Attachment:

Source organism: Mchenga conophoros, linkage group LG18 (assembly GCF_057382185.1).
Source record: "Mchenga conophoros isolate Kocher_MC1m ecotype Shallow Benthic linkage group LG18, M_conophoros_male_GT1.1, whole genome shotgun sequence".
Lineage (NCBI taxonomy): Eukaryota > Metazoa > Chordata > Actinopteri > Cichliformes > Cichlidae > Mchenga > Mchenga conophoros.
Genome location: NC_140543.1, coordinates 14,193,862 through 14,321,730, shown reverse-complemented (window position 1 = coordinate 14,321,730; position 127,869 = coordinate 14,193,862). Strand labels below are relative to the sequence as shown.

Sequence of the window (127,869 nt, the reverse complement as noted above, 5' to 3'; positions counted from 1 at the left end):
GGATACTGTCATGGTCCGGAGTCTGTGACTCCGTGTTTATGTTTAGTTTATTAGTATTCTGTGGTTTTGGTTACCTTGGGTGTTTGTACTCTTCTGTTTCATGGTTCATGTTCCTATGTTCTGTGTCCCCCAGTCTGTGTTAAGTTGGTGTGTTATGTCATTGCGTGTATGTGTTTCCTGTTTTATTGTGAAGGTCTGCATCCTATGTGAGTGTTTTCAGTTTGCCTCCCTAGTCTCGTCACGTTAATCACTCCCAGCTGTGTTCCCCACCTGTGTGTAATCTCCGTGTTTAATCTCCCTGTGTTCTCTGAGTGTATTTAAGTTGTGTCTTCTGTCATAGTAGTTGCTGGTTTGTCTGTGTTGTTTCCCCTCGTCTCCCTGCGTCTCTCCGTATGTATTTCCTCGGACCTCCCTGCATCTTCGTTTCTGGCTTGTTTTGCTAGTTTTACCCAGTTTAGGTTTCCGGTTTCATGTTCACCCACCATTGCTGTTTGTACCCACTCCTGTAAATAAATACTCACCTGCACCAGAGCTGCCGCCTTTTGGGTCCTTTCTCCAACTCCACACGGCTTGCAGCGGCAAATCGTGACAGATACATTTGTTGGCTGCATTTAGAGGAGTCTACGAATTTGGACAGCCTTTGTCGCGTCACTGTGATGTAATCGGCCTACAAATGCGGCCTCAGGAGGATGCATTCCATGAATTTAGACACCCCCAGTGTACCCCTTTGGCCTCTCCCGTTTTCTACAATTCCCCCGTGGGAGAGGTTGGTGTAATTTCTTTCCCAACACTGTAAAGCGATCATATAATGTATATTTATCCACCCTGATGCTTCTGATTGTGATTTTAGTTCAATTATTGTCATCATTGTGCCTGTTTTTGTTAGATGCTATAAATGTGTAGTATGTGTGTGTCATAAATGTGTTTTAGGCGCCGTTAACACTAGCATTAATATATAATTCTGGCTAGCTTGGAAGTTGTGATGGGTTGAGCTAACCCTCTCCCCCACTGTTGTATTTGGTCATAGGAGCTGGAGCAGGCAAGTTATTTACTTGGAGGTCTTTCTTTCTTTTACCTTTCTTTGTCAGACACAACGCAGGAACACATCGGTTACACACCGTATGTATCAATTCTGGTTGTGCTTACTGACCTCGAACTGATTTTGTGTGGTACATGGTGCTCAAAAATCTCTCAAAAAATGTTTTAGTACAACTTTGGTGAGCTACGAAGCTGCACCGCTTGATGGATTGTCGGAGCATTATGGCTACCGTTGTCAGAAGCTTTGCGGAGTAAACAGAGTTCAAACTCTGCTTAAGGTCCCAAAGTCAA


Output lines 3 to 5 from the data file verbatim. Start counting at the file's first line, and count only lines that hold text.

Lineage (NCBI taxonomy): Eukaryota > Metazoa > Chordata > Actinopteri > Cichliformes > Cichlidae > Mchenga > Mchenga conophoros.
Genome location: NC_140543.1, coordinates 14,193,862 through 14,321,730, shown reverse-complemented (window position 1 = coordinate 14,321,730; position 127,869 = coordinate 14,193,862). Strand labels below are relative to the sequence as shown.

Sequence of the window (127,869 nt, the reverse complement as noted above, 5' to 3'; positions counted from 1 at the left end):